Local government, together with Malaysia-based Berjaya Corp., and Gawad Kalinga have begun construction for permanent housing facilities meant for families displaced by the landslide of December 2014’s Typhoon Seniang.
The project was commenced over the last weekend. 40 families affected by the calamity will be housed in the units now being built on an eight-hectare city government property in Payao village. The affected families are from Mercedes village, located over three kilometers from the city center. Their current accommodations are bunkhouses, also built by the city government.
Construction activity over the weekend was an effort by government, non-government, and volunteer personnel. The project’s beneficiaries also joined Saturday’s bayanihan activity. These housing projects require recipients to contribute 1,500 hours into the construction of the project, hauling sand, gravel, and hollow blocks for their eventual homes.
“I am thankful that I was chosen to be one of the recipients of this housing project. After the disaster, I thought we will not be able to own a house again,” said Pacencia Uy, 70, a project beneficiary. Her grandchild was unfortunately one of then20 who perished in the 2014 landslide.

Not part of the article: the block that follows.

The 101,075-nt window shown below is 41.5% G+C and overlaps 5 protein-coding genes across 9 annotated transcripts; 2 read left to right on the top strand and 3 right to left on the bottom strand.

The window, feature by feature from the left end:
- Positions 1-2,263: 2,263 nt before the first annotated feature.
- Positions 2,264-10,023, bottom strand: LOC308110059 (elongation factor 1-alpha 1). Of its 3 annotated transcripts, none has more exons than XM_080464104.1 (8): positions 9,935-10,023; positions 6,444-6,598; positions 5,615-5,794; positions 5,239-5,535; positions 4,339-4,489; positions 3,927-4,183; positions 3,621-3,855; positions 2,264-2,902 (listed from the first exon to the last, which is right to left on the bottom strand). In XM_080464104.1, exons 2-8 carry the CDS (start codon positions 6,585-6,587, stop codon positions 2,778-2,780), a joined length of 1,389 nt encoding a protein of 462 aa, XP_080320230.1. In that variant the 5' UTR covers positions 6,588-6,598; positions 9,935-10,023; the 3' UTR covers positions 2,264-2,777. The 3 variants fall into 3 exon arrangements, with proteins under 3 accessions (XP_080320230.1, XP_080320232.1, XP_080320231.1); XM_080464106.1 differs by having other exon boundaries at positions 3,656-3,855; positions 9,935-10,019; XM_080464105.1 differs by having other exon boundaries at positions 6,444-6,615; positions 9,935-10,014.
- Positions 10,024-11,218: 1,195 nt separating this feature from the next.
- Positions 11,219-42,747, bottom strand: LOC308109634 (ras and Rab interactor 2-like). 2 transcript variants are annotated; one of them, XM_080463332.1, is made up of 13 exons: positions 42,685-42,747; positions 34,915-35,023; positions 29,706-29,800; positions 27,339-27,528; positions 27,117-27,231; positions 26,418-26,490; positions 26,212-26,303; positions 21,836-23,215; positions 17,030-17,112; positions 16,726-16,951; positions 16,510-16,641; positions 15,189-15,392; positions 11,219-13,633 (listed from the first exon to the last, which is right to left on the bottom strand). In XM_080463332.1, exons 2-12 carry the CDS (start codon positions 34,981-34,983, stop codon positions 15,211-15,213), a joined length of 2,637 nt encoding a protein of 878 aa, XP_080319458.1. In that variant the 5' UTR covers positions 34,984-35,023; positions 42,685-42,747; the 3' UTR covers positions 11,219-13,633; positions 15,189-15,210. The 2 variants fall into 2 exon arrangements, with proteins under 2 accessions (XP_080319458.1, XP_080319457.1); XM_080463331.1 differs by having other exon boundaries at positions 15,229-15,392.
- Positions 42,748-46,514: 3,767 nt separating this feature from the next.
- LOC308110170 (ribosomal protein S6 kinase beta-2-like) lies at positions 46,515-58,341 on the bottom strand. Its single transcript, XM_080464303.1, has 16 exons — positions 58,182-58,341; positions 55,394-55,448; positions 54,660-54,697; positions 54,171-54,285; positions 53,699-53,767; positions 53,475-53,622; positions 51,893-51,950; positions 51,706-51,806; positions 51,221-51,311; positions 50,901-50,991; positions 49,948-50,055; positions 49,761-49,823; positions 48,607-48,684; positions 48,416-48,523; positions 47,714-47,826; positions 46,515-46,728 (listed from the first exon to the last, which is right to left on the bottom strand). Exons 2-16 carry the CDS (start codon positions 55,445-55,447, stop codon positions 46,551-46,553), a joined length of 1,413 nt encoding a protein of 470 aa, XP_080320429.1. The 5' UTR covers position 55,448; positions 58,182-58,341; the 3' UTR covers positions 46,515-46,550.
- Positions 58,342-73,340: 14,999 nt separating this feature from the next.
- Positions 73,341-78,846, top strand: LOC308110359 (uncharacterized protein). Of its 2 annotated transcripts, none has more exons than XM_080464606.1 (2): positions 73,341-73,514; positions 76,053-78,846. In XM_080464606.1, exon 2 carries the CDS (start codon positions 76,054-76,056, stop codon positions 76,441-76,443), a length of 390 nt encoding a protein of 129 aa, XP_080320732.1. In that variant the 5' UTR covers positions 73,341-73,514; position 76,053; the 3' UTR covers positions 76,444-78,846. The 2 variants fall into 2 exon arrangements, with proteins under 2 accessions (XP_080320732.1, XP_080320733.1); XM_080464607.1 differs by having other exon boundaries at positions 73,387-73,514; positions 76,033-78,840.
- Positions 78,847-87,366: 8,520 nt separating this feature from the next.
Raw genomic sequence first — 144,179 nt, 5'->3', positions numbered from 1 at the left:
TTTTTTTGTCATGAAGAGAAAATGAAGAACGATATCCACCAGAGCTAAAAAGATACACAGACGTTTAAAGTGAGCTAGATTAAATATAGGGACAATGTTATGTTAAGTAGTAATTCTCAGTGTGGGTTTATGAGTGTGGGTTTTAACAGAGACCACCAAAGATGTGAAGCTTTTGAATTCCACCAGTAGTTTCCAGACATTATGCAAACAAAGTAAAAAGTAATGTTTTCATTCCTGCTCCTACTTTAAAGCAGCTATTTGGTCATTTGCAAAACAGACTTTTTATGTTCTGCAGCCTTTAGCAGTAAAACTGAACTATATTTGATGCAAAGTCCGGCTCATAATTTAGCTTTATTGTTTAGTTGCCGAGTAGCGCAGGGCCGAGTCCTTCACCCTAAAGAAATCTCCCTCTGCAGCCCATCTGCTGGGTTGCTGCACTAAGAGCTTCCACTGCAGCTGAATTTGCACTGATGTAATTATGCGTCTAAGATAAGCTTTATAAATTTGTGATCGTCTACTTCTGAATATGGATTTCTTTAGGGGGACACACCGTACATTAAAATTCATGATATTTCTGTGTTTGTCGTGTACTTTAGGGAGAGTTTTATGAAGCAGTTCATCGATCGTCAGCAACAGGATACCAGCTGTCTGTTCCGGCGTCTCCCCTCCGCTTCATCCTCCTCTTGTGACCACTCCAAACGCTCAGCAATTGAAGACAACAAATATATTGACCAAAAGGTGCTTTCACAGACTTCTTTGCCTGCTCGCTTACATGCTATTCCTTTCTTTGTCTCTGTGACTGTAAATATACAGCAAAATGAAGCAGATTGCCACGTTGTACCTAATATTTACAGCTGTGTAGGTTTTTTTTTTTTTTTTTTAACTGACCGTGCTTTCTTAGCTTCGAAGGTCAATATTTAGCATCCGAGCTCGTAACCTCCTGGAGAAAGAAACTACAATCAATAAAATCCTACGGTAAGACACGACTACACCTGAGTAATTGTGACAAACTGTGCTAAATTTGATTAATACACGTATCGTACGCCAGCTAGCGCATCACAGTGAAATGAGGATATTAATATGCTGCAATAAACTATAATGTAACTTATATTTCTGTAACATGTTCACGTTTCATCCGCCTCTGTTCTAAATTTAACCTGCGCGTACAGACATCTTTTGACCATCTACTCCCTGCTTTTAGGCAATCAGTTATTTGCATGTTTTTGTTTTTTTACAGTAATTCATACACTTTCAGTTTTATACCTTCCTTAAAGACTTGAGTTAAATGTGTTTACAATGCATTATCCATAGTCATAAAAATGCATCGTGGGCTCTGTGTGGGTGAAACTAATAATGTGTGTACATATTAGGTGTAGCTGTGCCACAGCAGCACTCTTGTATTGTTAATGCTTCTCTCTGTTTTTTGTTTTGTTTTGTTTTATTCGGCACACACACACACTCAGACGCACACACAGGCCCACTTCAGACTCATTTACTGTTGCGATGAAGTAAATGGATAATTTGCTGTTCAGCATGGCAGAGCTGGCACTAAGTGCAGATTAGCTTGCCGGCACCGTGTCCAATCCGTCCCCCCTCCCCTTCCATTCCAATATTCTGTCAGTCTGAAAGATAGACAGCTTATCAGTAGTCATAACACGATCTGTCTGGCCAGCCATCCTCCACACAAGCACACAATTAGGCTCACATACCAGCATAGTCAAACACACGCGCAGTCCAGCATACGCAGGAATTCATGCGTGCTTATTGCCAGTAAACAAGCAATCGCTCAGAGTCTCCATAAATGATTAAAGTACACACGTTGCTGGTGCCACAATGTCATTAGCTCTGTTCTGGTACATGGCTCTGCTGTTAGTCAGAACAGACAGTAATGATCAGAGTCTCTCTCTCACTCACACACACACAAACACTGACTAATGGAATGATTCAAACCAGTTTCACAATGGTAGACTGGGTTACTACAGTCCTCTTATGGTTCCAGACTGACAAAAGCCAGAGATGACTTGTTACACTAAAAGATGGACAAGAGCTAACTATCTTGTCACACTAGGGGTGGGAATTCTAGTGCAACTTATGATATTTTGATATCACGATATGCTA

According to Gawad Kalinga Samar Coordinator Eduard Baltazar, another key aspect of the recipient’s responsibility, besides hours rendered, is following the community’s guidelines and regulations.
“Our goal for this project is peace and harmony. We cannot achieve this if there are indifferences among community members,” Baltazar said, emphasizing the importance of community participation in the housing project.
These housing units are the second project of Gawad Kalinga in Samar province, and part of the targeted 5 million houses built by 2022 for victims of calamities or the impoverished with no means to build their own homes.
Catbalogan City Mayor Stephany Tan thanked Gawad Kalinga and the management of Berjaya Corp. for their role in addressing the needs of the city’s landslide victims. In an interview Saturday, Tan expressed her gratitude while also recalling that the original plan for collaboration between the LGU and Berjaya Corp. was to handle the city’s solid waste management program.
After learning that the city was looking for resettlement project partners, the firm later offered their services to answer the housing need of the community.
“Many doubted that this project will be implemented because it is already two years since we started our talks with them and completing the requirements. The local government is really happy that soon, the survivors of the landslide will have a better place to live in,” Tan added.
The eight-hectare government property where the housing project is located is also has a public school, two evacuation centers, and a rehabilitation center for young offenders and drug surrenders planned to rise.